Archive for March, 2017

Review: The Sellout

Sunday, March 26th, 2017

I’ve been rolling The Sellout around in my head for a few days and I think Paul Beatty’s work may be that rarest of books, one that deserves to become a classic.

Like the underlying societal issues it addresses, Sellout is surprisingly complex. On its surface the story of the protagonist, a black urban farmer cum Supreme Court defendant charged with holding another black man in willing bondage, is – perhaps unexpectedly – pretty direct. If he’s walking a tightrope to avoid suspension of disbelief, Beatty does so with such panache that any crevasse, rope, or danger curls up invisibly.

In order to tell the tale, Beatty creates an exaggerated view of America and LA rife with magical elements.  The most comic and dynamic such elements – e.g.,  the protagonist’s weed with surprisingly specific effects and the acrobatic city bus his girlfriend drives – sharply define borders with the real world.  Other elements, e.g., the miraculous neighborhoods of LA being systemically removed from maps and consciousness by gentrifying forces, delineate hazier borders between magic and reality.  Different people will see the line different places and each may learn something by trying to work out the border together – “Wait; who changed the area’s name?  OK, I mean put up the signs…”  “Was it really that unusual a place?”  “How? You’re kidding, right?!”

Anyone who’s pulled on a thread that touches on race or gender and privilege in America with an informed, intimate interlocutor will recognize the process of enlightenment and discovery. Every plot point in The Sellout seems to me that it could launch that kind of discovery.  It could also be met with simple disbelief and hostility as well.  These are the dangers of the examined life and of literary contemplation.  What’s remarkable about The Sellout is how fertile a ground it is for both examination and contemplation.

Even if you have no interest in society, race, Los Angeles or any of the other issues I see reflected in the book, it’s well worth reading just to bask in Beatty’s beautiful and powerful expressions.  He displays the rhythm and rhyme of a poet – or a musical virtuoso – while simultaneously grabbing imagery and vocabulary that snares meaning without caging it.  I understand that makes no sense; I can’t write like Beatty, either.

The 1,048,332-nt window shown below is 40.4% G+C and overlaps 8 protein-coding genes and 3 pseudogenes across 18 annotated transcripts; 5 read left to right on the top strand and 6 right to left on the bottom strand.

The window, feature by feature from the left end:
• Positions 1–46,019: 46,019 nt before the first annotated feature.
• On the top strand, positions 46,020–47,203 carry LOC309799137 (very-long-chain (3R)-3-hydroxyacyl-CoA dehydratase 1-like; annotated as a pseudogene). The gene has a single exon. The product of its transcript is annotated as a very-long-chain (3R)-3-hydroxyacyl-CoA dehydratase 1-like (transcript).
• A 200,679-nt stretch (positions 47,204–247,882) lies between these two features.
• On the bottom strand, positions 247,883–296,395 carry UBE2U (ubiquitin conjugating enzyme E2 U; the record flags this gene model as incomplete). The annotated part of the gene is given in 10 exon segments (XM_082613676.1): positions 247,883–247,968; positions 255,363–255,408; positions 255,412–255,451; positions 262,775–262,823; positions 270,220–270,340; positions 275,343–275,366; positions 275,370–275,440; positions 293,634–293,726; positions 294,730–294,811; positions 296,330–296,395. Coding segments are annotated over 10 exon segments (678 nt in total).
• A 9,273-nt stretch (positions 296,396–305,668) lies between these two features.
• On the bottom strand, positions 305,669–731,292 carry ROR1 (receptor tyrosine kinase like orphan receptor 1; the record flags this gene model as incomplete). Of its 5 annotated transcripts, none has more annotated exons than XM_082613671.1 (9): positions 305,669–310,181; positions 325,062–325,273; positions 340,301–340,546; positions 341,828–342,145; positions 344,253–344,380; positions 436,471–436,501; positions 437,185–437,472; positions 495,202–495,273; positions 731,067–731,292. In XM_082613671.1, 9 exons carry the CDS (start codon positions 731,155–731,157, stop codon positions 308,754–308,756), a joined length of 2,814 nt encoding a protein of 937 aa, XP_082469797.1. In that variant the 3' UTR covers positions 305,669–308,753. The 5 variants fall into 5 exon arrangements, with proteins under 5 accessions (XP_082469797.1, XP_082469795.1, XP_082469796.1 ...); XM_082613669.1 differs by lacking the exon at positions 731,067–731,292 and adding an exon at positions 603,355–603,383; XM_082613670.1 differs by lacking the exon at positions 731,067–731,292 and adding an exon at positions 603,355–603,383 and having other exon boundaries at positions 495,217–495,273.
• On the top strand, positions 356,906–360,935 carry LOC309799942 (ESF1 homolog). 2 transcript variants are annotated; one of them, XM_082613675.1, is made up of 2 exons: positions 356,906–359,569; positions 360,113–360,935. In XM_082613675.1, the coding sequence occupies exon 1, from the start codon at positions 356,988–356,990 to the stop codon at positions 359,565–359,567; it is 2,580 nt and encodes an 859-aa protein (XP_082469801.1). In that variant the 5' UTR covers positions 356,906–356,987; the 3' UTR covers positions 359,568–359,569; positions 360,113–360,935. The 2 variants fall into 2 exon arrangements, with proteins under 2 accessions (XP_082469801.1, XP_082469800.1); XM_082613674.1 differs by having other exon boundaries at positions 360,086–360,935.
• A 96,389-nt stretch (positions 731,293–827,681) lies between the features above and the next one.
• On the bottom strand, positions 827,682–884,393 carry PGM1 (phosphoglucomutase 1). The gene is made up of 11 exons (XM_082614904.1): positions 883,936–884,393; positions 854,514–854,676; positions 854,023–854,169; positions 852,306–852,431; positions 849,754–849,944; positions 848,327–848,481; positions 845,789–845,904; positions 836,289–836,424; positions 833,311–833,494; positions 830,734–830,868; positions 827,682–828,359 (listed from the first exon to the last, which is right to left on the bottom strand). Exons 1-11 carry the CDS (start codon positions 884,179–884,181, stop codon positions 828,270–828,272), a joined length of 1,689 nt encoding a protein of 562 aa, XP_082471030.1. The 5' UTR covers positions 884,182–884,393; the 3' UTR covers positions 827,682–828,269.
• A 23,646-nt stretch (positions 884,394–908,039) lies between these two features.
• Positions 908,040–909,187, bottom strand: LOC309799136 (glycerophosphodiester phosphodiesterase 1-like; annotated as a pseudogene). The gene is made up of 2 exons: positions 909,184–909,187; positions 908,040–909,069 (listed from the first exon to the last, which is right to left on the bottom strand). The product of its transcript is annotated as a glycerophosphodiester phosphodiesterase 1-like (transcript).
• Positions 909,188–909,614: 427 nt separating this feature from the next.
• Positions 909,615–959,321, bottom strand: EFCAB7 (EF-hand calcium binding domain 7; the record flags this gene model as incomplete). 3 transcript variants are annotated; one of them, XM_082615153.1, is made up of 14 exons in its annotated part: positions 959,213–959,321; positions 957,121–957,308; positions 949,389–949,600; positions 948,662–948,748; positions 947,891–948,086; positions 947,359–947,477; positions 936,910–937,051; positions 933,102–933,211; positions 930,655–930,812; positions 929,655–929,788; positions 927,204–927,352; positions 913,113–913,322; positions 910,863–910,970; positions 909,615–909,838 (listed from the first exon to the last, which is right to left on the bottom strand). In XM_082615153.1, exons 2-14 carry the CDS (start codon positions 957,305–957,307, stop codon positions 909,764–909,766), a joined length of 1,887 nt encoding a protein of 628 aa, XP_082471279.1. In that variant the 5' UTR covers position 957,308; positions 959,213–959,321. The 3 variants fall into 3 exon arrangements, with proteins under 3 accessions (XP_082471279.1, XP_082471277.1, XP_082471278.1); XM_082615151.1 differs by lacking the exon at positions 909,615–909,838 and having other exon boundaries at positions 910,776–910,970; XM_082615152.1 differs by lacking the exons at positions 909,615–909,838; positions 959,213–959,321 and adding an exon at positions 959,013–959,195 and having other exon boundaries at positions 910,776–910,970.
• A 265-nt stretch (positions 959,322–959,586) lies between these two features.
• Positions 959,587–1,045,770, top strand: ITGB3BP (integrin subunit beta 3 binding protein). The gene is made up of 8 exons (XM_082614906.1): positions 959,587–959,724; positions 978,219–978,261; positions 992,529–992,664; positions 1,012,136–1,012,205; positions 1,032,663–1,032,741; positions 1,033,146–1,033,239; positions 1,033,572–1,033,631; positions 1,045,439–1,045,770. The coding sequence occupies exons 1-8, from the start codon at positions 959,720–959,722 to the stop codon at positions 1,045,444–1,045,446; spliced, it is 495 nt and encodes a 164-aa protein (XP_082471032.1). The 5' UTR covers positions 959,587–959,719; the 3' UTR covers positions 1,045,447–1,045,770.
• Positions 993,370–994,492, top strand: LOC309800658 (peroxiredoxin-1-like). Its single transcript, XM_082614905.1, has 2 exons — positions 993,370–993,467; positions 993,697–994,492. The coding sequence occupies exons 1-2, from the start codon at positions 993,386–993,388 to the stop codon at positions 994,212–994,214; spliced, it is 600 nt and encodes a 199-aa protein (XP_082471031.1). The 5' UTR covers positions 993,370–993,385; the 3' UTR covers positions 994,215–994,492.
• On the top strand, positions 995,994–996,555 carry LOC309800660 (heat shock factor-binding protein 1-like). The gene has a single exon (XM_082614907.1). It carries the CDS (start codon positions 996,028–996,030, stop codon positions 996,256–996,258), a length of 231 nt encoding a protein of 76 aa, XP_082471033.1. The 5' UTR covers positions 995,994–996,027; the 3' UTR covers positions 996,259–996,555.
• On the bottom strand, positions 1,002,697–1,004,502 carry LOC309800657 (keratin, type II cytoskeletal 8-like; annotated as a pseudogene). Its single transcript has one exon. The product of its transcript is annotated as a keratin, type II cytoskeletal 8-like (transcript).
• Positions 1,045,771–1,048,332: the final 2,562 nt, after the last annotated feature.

A lot of the book feels uncomfortable. Beatty’s world lets the reader sneak into the difficult and unsettling hollows of our world, but their essence is to be difficult and unsettling. Herein lies the power of The Sellout.  Beatty takes his readers to the nexus of clarity and ambiguity of so many spots where society’s fabric binds that talking about it with anyone will lead somewhere unexpected.  And it’s too compelling to shut up about.

A must.

Review: A Call To Action: Women, Religion, Violence, and Power

Sunday, March 12th, 2017

My admiration for Jimmy Carter’s accomplishments is nearly boundless.  He’s a former US president who has dedicated his career to promoting justice internationally.  His view of justice is informed by his strong religious beliefs, which is refreshing.  Even as he holds to his Baptist faith and remains active in that church, he calls the church leaders to task when they make unjust decisions.  I admire his drive, dedication, and pride.

A Call To Action brings those beliefs and experience to bear on the state of womens’ rights across the world.  He is, as ever, unflinching in his assessment and optimistic in his outlook.

I do wish he wrote more dynamically.  His analysis of the state of the world and underlying causes seems to be exhaustive and even-handed. He augments telling personal anecdotes with well-chosen and clearly presented statistics.  He never shies away from a conclusion informed by his sense of justice, even when there is significant dissent on the matter.  Even when that dissent is driven by personal friends or professional collaborators.

But, man, his text is dry.

The message is worth digging through it.


Review: Futureland

Sunday, March 5th, 2017

Walter Mosley always writes as Walter Mosley. I can imagine a reader picking up this book wondering how the mystery writer does in the SF world.  Such a reader will find that genre does not bound Mosley. His voice and expressive powers inhabit a speculative story as easily as contemporary fiction.

Structurally, Futureland is built of multiple short stories from different points of view.  Each lights up the world from a different point of view.  There’s an overarching plot and some interesting technical speculation, but Mosley’s always got society and race on his mind.  His SF world is tuned to amplify the ongoing economic exploitation in America without oversimplifying it.

But enough about the big picture.  The thing I love best about these stories is how each struts into the reader’s mind with direct and powerful writing.  Mosley’s always got the right word in the right place without ostentation or pretension.  Even when his characters are downtrodden, his prose swaggers.  The results feel muscular and powerful, even when they’re tender and wistful.

Strongly recommended.